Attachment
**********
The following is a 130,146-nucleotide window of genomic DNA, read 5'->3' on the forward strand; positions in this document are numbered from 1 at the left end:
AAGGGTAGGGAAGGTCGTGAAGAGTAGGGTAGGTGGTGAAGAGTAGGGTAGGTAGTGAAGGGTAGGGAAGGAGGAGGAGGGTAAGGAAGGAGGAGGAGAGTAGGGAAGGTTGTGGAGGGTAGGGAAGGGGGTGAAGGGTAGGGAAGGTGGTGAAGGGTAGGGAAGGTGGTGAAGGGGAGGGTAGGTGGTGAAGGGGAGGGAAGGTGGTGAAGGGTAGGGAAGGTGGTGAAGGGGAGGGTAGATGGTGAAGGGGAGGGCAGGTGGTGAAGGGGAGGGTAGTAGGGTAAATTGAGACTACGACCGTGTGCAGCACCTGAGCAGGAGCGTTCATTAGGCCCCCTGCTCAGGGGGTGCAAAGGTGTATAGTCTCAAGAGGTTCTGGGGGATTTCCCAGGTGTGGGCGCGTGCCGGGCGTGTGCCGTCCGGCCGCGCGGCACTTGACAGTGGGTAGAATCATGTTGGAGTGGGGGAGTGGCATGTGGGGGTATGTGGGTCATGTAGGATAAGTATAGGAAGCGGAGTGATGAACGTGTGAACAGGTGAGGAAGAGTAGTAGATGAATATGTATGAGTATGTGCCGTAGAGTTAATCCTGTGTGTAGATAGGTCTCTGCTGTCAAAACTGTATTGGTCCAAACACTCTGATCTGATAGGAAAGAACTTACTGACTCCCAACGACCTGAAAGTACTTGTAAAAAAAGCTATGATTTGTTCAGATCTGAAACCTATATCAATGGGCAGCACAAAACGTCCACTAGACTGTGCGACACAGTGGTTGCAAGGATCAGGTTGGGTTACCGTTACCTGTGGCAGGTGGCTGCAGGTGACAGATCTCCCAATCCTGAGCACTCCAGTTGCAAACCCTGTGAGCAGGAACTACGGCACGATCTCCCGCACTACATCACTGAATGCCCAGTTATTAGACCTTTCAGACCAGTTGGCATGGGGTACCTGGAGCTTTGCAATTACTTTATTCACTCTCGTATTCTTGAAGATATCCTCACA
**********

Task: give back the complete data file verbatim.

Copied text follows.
The following is a 130,146-nucleotide window of genomic DNA, read 5'->3' on the forward strand; positions in this document are numbered from 1 at the left end:
AAGGGTAGGGAAGGTCGTGAAGAGTAGGGTAGGTGGTGAAGAGTAGGGTAGGTAGTGAAGGGTAGGGAAGGAGGAGGAGGGTAAGGAAGGAGGAGGAGAGTAGGGAAGGTTGTGGAGGGTAGGGAAGGGGGTGAAGGGTAGGGAAGGTGGTGAAGGGTAGGGAAGGTGGTGAAGGGGAGGGTAGGTGGTGAAGGGGAGGGAAGGTGGTGAAGGGTAGGGAAGGTGGTGAAGGGGAGGGTAGATGGTGAAGGGGAGGGCAGGTGGTGAAGGGGAGGGTAGTAGGGTAAATTGAGACTACGACCGTGTGCAGCACCTGAGCAGGAGCGTTCATTAGGCCCCCTGCTCAGGGGGTGCAAAGGTGTATAGTCTCAAGAGGTTCTGGGGGATTTCCCAGGTGTGGGCGCGTGCCGGGCGTGTGCCGTCCGGCCGCGCGGCACTTGACAGTGGGTAGAATCATGTTGGAGTGGGGGAGTGGCATGTGGGGGTATGTGGGTCATGTAGGATAAGTATAGGAAGCGGAGTGATGAACGTGTGAACAGGTGAGGAAGAGTAGTAGATGAATATGTATGAGTATGTGCCGTAGAGTTAATCCTGTGTGTAGATAGGTCTCTGCTGTCAAAACTGTATTGGTCCAAACACTCTGATCTGATAGGAAAGAACTTACTGACTCCCAACGACCTGAAAGTACTTGTAAAAAAAGCTATGATTTGTTCAGATCTGAAACCTATATCAATGGGCAGCACAAAACGTCCACTAGACTGTGCGACACAGTGGTTGCAAGGATCAGGTTGGGTTACCGTTACCTGTGGCAGGTGGCTGCAGGTGACAGATCTCCCAATCCTGAGCACTCCAGTTGCAAACCCTGTGAGCAGGAACTACGGCACGATCTCCCGCACTACATCACTGAATGCCCAGTTATTAGACCTTTCAGACCAGTTGGCATGGGGTACCTGGAGCTTTGCAATTACTTTATTCACTCTCGTATTCTTGAAGATATCCTCACA